Vanguard’s Season Climaxes with Julliard String Quartet
By Joe Aiello
The American College Dictionary defines vanguard as “the leading position in any field.” When Dayton area native Vince Bolling and his transplanted New York wife Elana created Vanguard, a chamber music concert series held in an art gallery and museum, it certainly wasn’t a new idea. But operating one without the sponsorship of a museum, a university, a music school or club definitely was a new idea. And Vanguard became the leader in a field they had created.
I spoke with George Houk, author of the book Innocent Impresarios, which is scheduled for publication later this year. It is a history of Vanguard Concerts’ fifty years of bringing world-class chamber music to the Dayton Art Institute’s Renaissance Auditorium. Here’s what I learned.
In the spring of 1962 Vince, Elana and their three children were settling into the business and cultural life of Dayton. Vince was the young chief executive of a family-owned energy firm and Elana volunteered as a docent at the Dayton Art Institute. And while it was certainly not an economically challenging time for Dayton, the city did still face its share of problems.
The Bollings were a twenty-something couple looking for fine music wherever they could find it. They both loved chamber music, described by Houk as “… more cerebral than most large-scale works. It requires one to listen closely — and the musicians to listen closely to each other.”
The Bollings wondered why Dayton didn’t have a regular chamber music series rooted in its fertile cultural soil. So, they decided to start one themselves, not knowing the challenges they would face in creating the Vanguard Series and in guaranteeing its continued success.
“The Bollings came back from New York in the spring of 1962 with contracts for Vanguard Concerts’ first season,” states Houk, “but with no audience, no venue, no financing, no volunteers, and no idea of what lay ahead in terms of preparing program notes for each concert, accommodating visiting musicians, planning post-concert receptions and suppers, selling tickets, and many other details.”
The Bollings “were told it would take three years of careful planning, publicity, audience building, and structure. They found the perfect venue, they recruited volunteers, they spread the word, they got an audience, and their presentations were applauded by the music writers of the daily newspapers. And they did it in six months.”
But it wasn’t easy.
“Some of these fifty years have been financial successes, some not,” notes Houk. “The challenge has been to fill at least 350 seats in the 500-seat DAI auditorium. In good times, more often than not the house was full or nearly full. In difficult times, it’s been hard to fill half the seats. The loss of full-time music writers […] had posed a publicity problem.”
However, 50 years is still a good, long haul. “And while there must be other series around the world that have been operating for more than fifty years,” remarks Houk, “such as New York’s Metropolitan Museum of Art and the Library of Congress in Washington DC, we know of none that have run that long without a sponsor such as a museum, a university, a music school or a club.”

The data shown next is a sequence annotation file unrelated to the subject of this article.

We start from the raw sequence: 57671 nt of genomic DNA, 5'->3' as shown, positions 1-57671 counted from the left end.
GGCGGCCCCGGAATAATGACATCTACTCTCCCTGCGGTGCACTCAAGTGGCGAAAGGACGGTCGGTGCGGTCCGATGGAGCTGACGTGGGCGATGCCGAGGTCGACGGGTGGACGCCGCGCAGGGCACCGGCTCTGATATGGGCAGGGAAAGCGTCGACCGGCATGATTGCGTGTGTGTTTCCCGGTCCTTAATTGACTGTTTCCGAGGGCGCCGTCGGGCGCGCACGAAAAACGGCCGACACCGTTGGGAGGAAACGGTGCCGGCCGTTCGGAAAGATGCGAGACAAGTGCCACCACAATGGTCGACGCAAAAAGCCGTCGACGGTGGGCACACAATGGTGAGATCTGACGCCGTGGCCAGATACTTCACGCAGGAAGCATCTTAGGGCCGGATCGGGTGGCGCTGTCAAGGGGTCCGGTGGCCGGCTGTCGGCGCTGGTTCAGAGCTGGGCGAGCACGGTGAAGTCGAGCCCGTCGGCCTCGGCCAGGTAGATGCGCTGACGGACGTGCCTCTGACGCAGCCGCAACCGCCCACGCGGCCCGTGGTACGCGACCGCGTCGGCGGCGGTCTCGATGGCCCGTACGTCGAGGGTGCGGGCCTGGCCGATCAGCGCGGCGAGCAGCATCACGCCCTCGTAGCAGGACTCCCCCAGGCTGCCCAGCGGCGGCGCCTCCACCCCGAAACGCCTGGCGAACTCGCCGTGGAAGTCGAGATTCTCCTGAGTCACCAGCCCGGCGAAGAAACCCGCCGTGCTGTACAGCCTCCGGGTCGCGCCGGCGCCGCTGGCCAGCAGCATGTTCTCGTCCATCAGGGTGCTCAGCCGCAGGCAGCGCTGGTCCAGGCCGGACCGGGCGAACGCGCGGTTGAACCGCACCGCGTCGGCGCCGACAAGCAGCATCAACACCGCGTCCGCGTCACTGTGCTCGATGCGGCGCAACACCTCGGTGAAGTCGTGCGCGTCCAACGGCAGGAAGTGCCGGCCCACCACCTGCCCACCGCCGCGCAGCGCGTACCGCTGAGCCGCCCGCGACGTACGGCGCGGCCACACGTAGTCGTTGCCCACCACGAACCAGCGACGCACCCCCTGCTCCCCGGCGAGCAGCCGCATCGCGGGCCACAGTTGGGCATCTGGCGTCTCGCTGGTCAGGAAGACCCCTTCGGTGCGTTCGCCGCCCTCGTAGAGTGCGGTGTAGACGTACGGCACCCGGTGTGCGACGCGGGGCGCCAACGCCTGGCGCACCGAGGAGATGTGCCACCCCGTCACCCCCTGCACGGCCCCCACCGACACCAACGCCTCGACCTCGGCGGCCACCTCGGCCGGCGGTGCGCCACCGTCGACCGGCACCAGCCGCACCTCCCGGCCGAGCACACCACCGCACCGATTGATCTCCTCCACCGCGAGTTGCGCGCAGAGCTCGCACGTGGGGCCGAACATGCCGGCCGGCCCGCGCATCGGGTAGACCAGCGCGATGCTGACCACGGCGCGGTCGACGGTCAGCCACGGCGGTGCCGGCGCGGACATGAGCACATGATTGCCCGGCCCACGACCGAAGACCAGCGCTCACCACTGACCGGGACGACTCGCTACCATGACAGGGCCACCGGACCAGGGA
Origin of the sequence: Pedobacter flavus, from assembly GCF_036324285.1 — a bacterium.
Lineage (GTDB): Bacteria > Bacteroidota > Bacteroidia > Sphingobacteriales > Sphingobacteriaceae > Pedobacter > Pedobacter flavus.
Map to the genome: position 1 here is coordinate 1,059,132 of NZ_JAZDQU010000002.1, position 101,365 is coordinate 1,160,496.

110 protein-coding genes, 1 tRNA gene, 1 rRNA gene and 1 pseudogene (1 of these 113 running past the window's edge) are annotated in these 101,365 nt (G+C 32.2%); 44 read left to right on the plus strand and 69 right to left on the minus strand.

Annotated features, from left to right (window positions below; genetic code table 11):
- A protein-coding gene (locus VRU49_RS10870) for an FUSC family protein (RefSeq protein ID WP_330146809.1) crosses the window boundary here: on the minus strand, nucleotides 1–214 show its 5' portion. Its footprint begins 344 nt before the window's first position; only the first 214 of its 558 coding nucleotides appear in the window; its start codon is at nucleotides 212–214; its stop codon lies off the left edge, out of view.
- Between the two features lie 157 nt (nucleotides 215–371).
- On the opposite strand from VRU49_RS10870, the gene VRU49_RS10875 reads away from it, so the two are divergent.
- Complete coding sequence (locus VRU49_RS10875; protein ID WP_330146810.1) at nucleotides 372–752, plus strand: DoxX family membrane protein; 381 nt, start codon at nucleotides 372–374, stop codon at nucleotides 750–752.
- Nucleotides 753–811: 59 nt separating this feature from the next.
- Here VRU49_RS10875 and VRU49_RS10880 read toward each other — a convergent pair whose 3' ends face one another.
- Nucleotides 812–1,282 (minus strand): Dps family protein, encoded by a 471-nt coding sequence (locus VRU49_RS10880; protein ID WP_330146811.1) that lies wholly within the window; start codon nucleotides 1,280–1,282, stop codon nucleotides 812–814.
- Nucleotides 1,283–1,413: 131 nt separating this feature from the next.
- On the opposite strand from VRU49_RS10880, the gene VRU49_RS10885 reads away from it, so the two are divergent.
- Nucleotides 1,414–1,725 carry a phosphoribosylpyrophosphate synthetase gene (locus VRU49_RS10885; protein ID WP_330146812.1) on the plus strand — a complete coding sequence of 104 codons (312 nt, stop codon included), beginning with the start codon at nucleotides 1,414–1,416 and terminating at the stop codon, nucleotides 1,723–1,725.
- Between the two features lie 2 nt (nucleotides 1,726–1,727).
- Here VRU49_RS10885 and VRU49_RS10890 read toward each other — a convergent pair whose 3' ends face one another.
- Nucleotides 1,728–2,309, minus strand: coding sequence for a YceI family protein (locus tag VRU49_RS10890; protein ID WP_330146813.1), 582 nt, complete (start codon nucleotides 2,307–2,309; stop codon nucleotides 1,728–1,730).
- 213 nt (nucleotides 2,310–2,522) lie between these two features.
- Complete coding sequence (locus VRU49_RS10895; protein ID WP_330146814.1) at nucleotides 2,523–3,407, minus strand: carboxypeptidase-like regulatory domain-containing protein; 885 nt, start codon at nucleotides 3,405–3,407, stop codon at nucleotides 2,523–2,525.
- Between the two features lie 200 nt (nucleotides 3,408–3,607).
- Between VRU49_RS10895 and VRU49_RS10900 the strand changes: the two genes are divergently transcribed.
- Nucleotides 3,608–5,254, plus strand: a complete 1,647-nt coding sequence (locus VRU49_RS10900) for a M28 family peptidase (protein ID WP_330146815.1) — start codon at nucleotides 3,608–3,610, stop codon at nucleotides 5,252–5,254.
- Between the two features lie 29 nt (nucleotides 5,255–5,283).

One causal factor in all this might be the fact that Vince Bolling inaugurated the series with The New York String Sextet, British counter-tenor Alfred Deller, pianist Beveridge Webster, the Trio Italiano d’Archi, Violist Paul Doktor … and the world-renowned Juilliard String Quartet! How? By persuading their agents to give him unsigned contracts with which he could convince Dayton Art Institute Director, Thomas C. Colt, Jr., to provide the Renaissance Auditorium as a venue for the non-profit concert series, in exchange for Vince and Elana guaranteeing an annual contribution to the museum.
The Juilliard String Quartet is the series’ most frequent guest performing group, with eleven performances to date. The Beaux Arts Trio and the Claremont Trio have each made eight appearances, Russia’s Chamber Orchestra Kremlin made six and Pianist Christopher O’Riley made five. Many others have made three or four appearances.
As to the Vanguard Series’ longevity, Houk attributes it directly to Vince and Elana Bolling: “They believed that quality sells. From the start, they presented only the most highly regarded chamber musicians — ensembles and soloists — that they could find across the world. They did their homework — listened to tapes and CDs, sought opinions and carefully balanced each season with a variety of forms and musical eras from ancient music to avant-garde works. Many among their audiences became close friends who have remained with them through the years.”
But… “The ultimate problem ahead is an aging audience,” remarks Houk. “Not a few Vanguard regulars are in their nineties. One sees few young faces in the audience. The biggest challenge ahead is how to bring a younger cohort into the world of chamber music.”
So, what does the future hold in store for Vanguard?
“As Vince Bolling has said,” replies Houk, “fifty years is a long time to be doing the same thing. Who will take up the baton when the Bollings, now in their seventies, decide that it’s time to hand it off? Until a successor appears, all bets are off.”
(On Saturday, May 19, the Juilliard String Quartet will make its twelfth appearance since helping inaugurate the series 50 years ago. Tickets are $30 for adults or $20 for students. The show starts at 8p.m. For more information or to purchase tickets, visit www.daytonartistitute.org and click on the events and activities link.)
Reach DCP freelance writer Joe Aiello at JoeAiello@DaytonCityPaper.com